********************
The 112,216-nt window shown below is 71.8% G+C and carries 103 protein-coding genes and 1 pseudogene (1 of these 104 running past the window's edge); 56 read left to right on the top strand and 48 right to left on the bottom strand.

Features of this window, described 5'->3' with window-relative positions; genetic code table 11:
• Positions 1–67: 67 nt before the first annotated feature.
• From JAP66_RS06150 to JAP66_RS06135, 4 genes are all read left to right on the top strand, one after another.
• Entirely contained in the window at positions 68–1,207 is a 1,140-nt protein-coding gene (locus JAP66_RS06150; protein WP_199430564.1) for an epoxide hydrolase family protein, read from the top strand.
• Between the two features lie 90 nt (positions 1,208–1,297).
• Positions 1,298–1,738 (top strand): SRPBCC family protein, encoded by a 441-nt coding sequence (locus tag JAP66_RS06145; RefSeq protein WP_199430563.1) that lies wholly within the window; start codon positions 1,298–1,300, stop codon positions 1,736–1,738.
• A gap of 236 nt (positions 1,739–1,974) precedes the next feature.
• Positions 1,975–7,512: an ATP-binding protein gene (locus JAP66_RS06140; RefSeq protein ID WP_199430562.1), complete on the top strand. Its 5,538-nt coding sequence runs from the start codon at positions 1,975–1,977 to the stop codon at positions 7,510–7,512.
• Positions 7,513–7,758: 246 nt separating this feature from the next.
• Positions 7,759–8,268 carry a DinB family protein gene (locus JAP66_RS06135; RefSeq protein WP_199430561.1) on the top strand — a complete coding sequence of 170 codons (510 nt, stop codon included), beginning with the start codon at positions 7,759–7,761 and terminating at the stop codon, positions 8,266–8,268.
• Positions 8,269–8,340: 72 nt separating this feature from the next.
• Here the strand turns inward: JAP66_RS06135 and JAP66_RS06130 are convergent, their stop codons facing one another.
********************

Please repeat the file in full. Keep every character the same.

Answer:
The 112,216-nt window shown below is 71.8% G+C and carries 103 protein-coding genes and 1 pseudogene (1 of these 104 running past the window's edge); 56 read left to right on the top strand and 48 right to left on the bottom strand.

Features of this window, described 5'->3' with window-relative positions; genetic code table 11:
• Positions 1–67: 67 nt before the first annotated feature.
• From JAP66_RS06150 to JAP66_RS06135, 4 genes are all read left to right on the top strand, one after another.
• Entirely contained in the window at positions 68–1,207 is a 1,140-nt protein-coding gene (locus JAP66_RS06150; protein WP_199430564.1) for an epoxide hydrolase family protein, read from the top strand.
• Between the two features lie 90 nt (positions 1,208–1,297).
• Positions 1,298–1,738 (top strand): SRPBCC family protein, encoded by a 441-nt coding sequence (locus tag JAP66_RS06145; RefSeq protein WP_199430563.1) that lies wholly within the window; start codon positions 1,298–1,300, stop codon positions 1,736–1,738.
• A gap of 236 nt (positions 1,739–1,974) precedes the next feature.
• Positions 1,975–7,512: an ATP-binding protein gene (locus JAP66_RS06140; RefSeq protein ID WP_199430562.1), complete on the top strand. Its 5,538-nt coding sequence runs from the start codon at positions 1,975–1,977 to the stop codon at positions 7,510–7,512.
• Positions 7,513–7,758: 246 nt separating this feature from the next.
• Positions 7,759–8,268 carry a DinB family protein gene (locus JAP66_RS06135; RefSeq protein WP_199430561.1) on the top strand — a complete coding sequence of 170 codons (510 nt, stop codon included), beginning with the start codon at positions 7,759–7,761 and terminating at the stop codon, positions 8,266–8,268.
• Positions 8,269–8,340: 72 nt separating this feature from the next.
• Here the strand turns inward: JAP66_RS06135 and JAP66_RS06130 are convergent, their stop codons facing one another.